My dad is accidentally hilarious. Probably not the way he would like for me to start a blog post about him... but he doesn't understand what a blog is anyway. So on to some stories!!
Papa Fitzpatrick (he laughs when I call him that over the phone, don't ask me why), was born in County Longford, Ireland and came over to the US when he was just 19 years old. Even [some odd number of] years later, he still has his Irish accent. It makes for some pretty hilarious mispronounced...er... uniquely pronounced words. For example, "mushrooms" has become muh-tsz-a-rooms (middle sound similar to "tszuj it up a bit"), or "warm" actually sounds like war-uh-mm in our home. My sisters and I have made fun of him so much that I don't even know if I could say the words correctly anymore.
He is a very simple man when it comes to his food though. You have to appreciate a person with enough, let's call it, self-control to eat the same thing every morning for some number of years. Breakfast is almost always a bowl of stir-a-bout, AKA oatmeal, cooked chewy, AKA undercooked, with a lot of cold milk poured over the top and if he's feeling fancy, some canned peaches or canned fruit cocktail (staples in our home pantry).
He will usually have a mid-morning snack about an hour after his stir-a-bout of Cinnamon Raisin Bread with some butter and marmalade. It is a delicious snack and probably one of the more flavorful combinations he prefers. Now, to tie these two stories about Dad together, he calls the Cinnamon Raisin Bread "Kern Bread." You might be asking yourself, "What the hell are kerns?" Well, kerns are actually currants just said in the Papa Fitzpatrick way... as in those lovely, better tasting relatives of raisins...Ok, so in reality currants are a dried bush berry and raisins are dried grapes so not really the same. I digress... I knew he was saying currant and what a currant was, but I honestly thought that it was pronounced "kern." Remember back to that post about the things Fitzpatricks say wrong? I forgot to include currant/kern. The list just seems to get longer the more I learn and remember.
Today's recipe is for Daddio. This is a lovely cinnamon swirl bread made with part whole wheat flour and part regular flour. It tastes very reminiscent of his favorite kern bread brand, Sun-Maid, but because actual currants can be hard to find and I am not that fond of raisins, it is sans all fruit. Toast it up, slather it with some sweetcream butter, plus a heaping dollop of orange marmalade, and enjoy it Papa Fitzpatrick style. Also a perfect bread for some Saturday morning french test.
The Recipe: Cinnamon Swirl Bread
yields ~ 10 servings
The Bits and Bobs:
1 c warm water (100-110°F)
1 1/2 tsp dry active yeast (roughly half of one packet)
3 tbs sugar
1 c whole wheat flour
1 ¼ c all-purpose flour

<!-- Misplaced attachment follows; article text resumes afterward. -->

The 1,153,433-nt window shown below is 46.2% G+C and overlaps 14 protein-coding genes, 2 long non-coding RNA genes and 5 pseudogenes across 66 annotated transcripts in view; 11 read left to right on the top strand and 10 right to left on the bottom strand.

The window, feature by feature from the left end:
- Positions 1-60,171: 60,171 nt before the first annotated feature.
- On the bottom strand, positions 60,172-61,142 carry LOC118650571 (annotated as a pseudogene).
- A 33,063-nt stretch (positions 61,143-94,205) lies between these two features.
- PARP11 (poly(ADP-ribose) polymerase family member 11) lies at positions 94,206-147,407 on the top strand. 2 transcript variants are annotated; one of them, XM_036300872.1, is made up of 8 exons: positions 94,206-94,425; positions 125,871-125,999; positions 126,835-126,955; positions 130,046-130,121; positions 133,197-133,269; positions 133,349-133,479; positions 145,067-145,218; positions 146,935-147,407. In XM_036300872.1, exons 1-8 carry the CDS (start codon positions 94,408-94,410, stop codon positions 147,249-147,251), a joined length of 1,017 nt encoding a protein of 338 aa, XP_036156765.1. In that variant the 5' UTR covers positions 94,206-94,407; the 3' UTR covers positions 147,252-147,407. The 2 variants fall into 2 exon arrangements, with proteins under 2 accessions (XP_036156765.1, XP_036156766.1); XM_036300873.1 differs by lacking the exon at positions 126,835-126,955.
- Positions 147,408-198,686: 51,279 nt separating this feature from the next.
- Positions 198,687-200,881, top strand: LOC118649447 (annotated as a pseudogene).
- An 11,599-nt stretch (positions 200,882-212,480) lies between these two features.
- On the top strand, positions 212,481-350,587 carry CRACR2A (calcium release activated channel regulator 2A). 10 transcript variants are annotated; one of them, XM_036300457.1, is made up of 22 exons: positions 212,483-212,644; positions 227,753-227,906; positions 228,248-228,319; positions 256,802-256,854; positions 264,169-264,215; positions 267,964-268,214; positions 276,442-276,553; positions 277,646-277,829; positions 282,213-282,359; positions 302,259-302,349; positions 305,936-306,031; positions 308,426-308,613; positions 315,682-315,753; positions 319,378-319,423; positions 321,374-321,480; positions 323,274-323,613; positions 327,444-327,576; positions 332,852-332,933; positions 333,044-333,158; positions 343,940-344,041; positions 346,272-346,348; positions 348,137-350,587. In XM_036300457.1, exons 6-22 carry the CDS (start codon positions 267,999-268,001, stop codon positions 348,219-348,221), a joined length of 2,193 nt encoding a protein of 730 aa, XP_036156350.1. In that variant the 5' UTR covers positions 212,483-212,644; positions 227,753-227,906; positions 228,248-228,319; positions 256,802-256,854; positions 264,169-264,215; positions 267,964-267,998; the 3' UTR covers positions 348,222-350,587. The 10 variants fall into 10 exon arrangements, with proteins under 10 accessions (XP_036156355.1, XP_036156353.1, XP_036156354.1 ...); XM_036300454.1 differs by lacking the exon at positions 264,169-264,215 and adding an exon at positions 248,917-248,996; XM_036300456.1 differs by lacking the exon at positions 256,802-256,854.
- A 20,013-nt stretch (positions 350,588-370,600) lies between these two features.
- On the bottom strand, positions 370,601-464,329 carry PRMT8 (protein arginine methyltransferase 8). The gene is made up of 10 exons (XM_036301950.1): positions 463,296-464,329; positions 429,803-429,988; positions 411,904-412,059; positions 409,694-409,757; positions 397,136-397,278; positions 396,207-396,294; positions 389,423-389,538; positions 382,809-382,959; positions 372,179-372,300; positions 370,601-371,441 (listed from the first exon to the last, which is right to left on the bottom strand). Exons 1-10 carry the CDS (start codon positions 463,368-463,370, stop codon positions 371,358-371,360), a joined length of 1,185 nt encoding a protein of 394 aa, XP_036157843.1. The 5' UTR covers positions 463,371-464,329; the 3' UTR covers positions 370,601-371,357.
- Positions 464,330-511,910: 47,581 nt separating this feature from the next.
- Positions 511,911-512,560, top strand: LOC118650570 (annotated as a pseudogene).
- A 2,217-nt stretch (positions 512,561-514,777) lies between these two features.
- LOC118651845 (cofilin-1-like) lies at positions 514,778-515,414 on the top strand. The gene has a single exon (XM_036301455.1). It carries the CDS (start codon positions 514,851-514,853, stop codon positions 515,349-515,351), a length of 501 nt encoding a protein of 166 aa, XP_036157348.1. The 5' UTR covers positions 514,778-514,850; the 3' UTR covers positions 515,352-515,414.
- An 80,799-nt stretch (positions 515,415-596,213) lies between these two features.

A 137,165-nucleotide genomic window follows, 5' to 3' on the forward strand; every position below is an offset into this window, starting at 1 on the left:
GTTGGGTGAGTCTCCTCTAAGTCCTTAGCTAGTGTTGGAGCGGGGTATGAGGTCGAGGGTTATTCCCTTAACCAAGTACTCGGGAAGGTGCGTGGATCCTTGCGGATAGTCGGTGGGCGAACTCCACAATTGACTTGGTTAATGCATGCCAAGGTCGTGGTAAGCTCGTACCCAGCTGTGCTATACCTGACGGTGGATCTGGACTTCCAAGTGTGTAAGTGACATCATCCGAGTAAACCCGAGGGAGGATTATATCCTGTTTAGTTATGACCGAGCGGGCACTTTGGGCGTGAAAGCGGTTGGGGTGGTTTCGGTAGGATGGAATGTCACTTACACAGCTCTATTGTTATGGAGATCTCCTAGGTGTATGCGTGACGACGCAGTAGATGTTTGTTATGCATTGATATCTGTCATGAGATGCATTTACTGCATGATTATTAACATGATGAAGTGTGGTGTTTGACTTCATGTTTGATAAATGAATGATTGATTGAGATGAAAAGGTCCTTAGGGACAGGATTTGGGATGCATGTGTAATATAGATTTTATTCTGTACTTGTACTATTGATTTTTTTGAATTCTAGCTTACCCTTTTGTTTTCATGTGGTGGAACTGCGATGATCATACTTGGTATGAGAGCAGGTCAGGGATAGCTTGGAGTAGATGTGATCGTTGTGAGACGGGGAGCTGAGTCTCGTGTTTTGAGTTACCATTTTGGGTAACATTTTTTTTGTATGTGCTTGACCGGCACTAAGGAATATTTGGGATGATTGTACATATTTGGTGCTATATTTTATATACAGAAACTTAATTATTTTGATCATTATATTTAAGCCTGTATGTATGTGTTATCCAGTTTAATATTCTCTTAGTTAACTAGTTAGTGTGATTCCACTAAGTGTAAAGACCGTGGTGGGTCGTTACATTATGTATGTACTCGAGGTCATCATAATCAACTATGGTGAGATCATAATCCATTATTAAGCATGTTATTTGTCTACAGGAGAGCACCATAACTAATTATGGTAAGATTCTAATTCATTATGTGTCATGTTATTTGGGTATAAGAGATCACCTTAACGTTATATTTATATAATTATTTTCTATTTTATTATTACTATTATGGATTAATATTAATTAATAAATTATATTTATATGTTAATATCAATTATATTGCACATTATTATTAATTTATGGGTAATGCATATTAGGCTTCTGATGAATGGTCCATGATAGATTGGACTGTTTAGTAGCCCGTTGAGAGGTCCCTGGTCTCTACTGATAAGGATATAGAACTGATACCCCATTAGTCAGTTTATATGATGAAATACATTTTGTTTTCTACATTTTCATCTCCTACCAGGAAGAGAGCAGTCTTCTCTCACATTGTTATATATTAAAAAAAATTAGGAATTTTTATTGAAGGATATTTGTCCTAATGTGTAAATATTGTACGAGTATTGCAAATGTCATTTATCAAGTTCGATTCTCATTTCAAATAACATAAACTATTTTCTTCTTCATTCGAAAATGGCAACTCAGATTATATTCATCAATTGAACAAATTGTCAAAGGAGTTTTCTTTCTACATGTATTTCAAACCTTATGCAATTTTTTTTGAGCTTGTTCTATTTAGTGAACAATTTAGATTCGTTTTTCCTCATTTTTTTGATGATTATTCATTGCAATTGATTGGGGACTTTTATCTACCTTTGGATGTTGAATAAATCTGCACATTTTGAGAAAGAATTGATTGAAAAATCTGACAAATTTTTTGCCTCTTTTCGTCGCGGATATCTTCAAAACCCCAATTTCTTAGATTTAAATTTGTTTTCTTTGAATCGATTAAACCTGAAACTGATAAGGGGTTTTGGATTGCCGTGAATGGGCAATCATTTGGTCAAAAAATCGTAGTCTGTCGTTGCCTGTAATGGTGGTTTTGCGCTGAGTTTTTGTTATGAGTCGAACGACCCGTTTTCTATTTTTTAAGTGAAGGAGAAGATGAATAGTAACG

1 tsp salt
For the swirl:
6 tbs unsalted butter, room temp
3/4 c sugar
3 tsp ground cinnamon
Mix together the warm water and sugar in a bix mixing bowl. Sprinkle the dry active yeast over the top of the water and allow to bloom for about 3 minutes. You want the yeast to have foamed and become fragrant.
Stir the salt and both flours together so salt is evenly distributed. Add to the yeast mixture and mix together with floured hands until the dough is “stringy.” Turn out onto a floured surface and knead until a smooth, but tacky ball forms. If you are using a stand mixer, fit with the hook attachment and mix on low for 1 minute, then increase to medium for another 3-5 minutes until the dough forms a ball and pulls away from the sides of the bowl.
Using wither vegetable or canola oil, grease down a big bowl. Put the ball of dough into the bowl and turn once so its coated with the oil. Cover the bowl with some plastic wrap and move to a warm spot in the kitchen, and allow to rise for one hour.
After one hour, mix together the "swirl" ingredients until well combined. Turn the dough out onto a well floured surface and roll or stretch out with your hands into a large, thin rectangle. Spread the cinnamon-sugar butter all over the middle of the dough. Starting with the edge closest to you, roll into a large log. Cut down the center of the log with a sharp knife and place each half with the cinnamon-sugar facing upward. Working your way down, cross the two halves over each other until you reach the end (basically twisting each rope over the other). Cut the rope in half again and repeat the twisting with these two halves. Pinch the ends and fold the seams under.
Put the loaf in a greased bread pan. Cover with a kitchen towel and allow to rise for about another hour. The loaf should fill the pan.
After the final rise, bake at 375°F for twenty minutes. The top should be a nice golden brown and will have dried out a touch to form a nice crust. If you prefer a softer crust to your bread, brush with some melted butter before baking.
Allow to cool in the pan for five minutes before turning out onto a cooling rack to finish cooling. Best served warm/toasted!